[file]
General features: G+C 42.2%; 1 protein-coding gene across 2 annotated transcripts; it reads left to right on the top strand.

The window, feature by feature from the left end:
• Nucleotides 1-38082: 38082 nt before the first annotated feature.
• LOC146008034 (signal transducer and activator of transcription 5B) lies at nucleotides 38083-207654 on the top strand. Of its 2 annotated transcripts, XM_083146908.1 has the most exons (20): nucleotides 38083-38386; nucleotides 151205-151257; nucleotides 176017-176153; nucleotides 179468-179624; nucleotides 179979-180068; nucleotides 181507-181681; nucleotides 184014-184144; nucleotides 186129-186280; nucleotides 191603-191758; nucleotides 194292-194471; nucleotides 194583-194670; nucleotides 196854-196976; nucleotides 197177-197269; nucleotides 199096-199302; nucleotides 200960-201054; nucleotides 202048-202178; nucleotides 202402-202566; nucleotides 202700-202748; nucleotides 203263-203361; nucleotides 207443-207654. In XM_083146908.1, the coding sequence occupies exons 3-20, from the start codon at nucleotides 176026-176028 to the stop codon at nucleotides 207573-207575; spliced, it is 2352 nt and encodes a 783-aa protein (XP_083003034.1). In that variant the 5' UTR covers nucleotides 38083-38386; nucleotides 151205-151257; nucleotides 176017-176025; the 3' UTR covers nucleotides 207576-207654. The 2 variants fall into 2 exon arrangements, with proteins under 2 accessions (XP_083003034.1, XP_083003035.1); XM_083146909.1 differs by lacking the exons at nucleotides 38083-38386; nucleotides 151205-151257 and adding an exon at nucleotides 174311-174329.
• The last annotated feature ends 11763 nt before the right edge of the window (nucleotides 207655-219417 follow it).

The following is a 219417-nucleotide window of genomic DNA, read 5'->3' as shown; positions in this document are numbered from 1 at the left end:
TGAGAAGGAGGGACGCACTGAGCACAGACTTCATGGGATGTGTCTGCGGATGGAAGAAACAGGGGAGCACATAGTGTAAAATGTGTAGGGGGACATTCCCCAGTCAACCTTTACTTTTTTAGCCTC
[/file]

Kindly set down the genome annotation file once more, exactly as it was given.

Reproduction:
General features: G+C 42.2%; 1 protein-coding gene across 2 annotated transcripts; it reads left to right on the top strand.

The window, feature by feature from the left end:
• Nucleotides 1-38082: 38082 nt before the first annotated feature.
• LOC146008034 (signal transducer and activator of transcription 5B) lies at nucleotides 38083-207654 on the top strand. Of its 2 annotated transcripts, XM_083146908.1 has the most exons (20): nucleotides 38083-38386; nucleotides 151205-151257; nucleotides 176017-176153; nucleotides 179468-179624; nucleotides 179979-180068; nucleotides 181507-181681; nucleotides 184014-184144; nucleotides 186129-186280; nucleotides 191603-191758; nucleotides 194292-194471; nucleotides 194583-194670; nucleotides 196854-196976; nucleotides 197177-197269; nucleotides 199096-199302; nucleotides 200960-201054; nucleotides 202048-202178; nucleotides 202402-202566; nucleotides 202700-202748; nucleotides 203263-203361; nucleotides 207443-207654. In XM_083146908.1, the coding sequence occupies exons 3-20, from the start codon at nucleotides 176026-176028 to the stop codon at nucleotides 207573-207575; spliced, it is 2352 nt and encodes a 783-aa protein (XP_083003034.1). In that variant the 5' UTR covers nucleotides 38083-38386; nucleotides 151205-151257; nucleotides 176017-176025; the 3' UTR covers nucleotides 207576-207654. The 2 variants fall into 2 exon arrangements, with proteins under 2 accessions (XP_083003034.1, XP_083003035.1); XM_083146909.1 differs by lacking the exons at nucleotides 38083-38386; nucleotides 151205-151257 and adding an exon at nucleotides 174311-174329.
• The last annotated feature ends 11763 nt before the right edge of the window (nucleotides 207655-219417 follow it).

The following is a 219417-nucleotide window of genomic DNA, read 5'->3' as shown; positions in this document are numbered from 1 at the left end:
TGAGAAGGAGGGACGCACTGAGCACAGACTTCATGGGATGTGTCTGCGGATGGAAGAAACAGGGGAGCACATAGTGTAAAATGTGTAGGGGGACATTCCCCAGTCAACCTTTACTTTTTTAGCCTC